29th Sep 2023

EU pressing China to pledge Taiwan peace

  • EU foreign affairs chief Josep Borrell in Jakarta (Photo:
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The EU and US are urging Beijing to pledge to non-aggression in the South China Sea, amid heightened tension on Taiwan.

The Western push comes in a grand declaration on maritime security to be signed in Indonesia on Friday (14 July) by 27 foreign ministers from around the world.

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The "regional forum" is seeing EU foreign relations chief Josep Borrell and US secretary of state Antony Blinken mingle in Jakarta with top Chinese diplomat Wang Yi and Russian foreign minister Sergei Lavrov.

The yearly Asia meeting also involves Western-allied powers Australia, Canada, Japan, the Philippines, and South Korea.

Other participants include India, Pakistan, and Thailand. Myanmar's military junta was barred from coming over atrocities. North Korea's foreign minister declined to go.

Adds and deletions

China originally proposed the maritime security declaration.

"The oceans and seas are vital to human life and the global ecosystem, are home to extensive biodiversity, play a crucial role in climate change goals, and constitute a lifeline to a broad range of economic activities including trade cooperation," it says in its "agreed" first line, according to a draft dated 6 July and seen by EUobserver.

But with China building up its military on disputed islands and sabre-rattling on Taiwan, the EU and its allies are pressing for a promise not to go to war.

"It is paramount that all nations in the region abstain from the threat or use of force or coercion in resolving maritime disputes," the EU, US, Canada, Japan, and Indonesia wanted to say in the communiqué's second paragraph.

China wants to "delete" this, the EU's draft document noted.

Signatories will "refrain from unilateral actions that endanger peace, security and stability in the region and from any land- or sea-based activity threatening safety of navigation and life at sea," the EU aimed to add and China to delete.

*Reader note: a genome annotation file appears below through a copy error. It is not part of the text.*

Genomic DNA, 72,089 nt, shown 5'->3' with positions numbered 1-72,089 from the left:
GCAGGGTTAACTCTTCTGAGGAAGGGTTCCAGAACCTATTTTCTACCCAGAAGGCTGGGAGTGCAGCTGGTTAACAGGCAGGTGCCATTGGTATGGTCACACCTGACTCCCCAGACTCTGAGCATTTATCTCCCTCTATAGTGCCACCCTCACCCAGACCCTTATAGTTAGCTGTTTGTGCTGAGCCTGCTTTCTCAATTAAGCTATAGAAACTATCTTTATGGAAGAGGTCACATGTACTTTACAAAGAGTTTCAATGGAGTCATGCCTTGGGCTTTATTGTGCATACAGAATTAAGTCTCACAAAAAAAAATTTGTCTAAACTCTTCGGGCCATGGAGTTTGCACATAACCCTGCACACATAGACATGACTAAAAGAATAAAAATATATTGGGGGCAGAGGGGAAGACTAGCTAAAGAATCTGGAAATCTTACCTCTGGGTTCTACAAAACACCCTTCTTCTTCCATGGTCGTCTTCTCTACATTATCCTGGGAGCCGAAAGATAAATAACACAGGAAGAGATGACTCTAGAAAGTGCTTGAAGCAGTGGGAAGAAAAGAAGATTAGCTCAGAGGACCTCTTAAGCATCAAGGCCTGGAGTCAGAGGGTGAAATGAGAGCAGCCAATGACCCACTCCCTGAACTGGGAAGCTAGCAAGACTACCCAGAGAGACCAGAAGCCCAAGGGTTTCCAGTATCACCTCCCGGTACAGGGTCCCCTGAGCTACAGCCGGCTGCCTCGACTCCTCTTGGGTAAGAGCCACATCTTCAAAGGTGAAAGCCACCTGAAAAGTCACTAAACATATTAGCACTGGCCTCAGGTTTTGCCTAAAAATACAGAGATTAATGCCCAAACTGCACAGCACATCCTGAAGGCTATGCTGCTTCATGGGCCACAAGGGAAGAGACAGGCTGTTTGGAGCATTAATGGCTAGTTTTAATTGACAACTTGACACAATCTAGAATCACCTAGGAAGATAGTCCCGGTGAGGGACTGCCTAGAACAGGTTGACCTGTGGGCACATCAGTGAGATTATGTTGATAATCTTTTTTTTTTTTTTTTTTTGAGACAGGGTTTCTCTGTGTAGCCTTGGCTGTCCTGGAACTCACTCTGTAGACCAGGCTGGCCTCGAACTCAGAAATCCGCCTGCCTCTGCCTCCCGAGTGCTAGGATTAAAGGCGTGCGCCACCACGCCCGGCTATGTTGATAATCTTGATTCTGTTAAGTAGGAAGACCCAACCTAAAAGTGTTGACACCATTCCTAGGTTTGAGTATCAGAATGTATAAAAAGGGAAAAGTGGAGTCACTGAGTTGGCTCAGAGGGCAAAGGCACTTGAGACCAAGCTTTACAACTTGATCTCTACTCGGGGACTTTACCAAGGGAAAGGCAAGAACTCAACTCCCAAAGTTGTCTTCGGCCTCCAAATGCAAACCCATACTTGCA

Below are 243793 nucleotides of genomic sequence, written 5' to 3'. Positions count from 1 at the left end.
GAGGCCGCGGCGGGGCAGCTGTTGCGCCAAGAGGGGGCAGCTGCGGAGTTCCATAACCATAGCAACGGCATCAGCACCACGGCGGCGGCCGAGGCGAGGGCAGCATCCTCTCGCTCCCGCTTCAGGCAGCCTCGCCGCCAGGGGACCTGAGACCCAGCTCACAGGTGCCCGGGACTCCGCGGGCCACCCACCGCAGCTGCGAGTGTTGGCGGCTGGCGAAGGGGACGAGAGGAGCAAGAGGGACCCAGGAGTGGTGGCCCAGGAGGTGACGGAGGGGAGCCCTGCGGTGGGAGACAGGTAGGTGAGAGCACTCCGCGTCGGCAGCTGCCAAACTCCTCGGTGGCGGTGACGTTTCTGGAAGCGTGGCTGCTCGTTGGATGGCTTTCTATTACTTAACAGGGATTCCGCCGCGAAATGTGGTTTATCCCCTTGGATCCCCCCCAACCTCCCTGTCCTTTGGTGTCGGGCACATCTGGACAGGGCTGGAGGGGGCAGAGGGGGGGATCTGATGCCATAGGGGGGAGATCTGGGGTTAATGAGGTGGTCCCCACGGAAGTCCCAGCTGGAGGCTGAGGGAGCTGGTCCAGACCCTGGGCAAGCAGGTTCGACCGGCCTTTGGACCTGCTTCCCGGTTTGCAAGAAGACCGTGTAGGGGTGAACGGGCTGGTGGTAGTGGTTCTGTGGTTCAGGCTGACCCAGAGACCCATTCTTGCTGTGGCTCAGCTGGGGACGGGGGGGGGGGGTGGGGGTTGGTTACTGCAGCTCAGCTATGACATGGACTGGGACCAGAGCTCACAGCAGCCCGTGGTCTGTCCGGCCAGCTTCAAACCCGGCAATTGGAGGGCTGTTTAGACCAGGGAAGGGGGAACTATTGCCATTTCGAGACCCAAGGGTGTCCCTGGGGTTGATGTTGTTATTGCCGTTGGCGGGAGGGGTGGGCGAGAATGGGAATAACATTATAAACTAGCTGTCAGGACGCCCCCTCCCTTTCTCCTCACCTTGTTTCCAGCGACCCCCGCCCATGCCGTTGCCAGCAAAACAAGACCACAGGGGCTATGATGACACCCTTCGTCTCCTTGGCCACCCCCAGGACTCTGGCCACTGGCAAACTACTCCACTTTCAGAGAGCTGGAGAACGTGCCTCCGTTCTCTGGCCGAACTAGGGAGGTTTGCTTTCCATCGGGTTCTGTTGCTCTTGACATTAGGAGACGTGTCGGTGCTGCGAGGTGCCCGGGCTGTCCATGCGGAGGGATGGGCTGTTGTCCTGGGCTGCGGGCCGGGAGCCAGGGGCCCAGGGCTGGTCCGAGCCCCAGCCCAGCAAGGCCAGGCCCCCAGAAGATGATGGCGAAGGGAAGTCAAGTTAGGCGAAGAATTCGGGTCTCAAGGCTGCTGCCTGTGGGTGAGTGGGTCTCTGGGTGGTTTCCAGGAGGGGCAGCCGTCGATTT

The EU, US, and Japan also wanted to spotlight the "recent increase in tensions in the South and East China Seas as well as the Taiwan Strait", but China, this time backed by Russia, once again said no.

And the original Chinese proposal was to limit the whole text to "non-traditional" maritime threats, such as piracy and marine terrorism, instead of strategic-level flashpoints.

But the EU, US, Canada, and their Asian allies systematically called for the "non-traditional" phrase to be struck out of the Jakarta conclusions.

A similar pattern showed up in a second draft communiqué, celebrating the 30th anniversary of the so-called ASEAN Regional Forum (ARF).

The second text was proposed by Indonesia, which is currently chairing the club, and peppered with proposed EU insertions on "refraining from the use of force", although China was less bothered about deleting the Western language here.

"Negotiations on these statements are often concluded on the ground, the day before the ARF ministerial meeting takes place," EU officials said in a background memo.

The declarations are, in any case, "legally non-binding" political promises, and do "not involve any financial … commitments," they noted.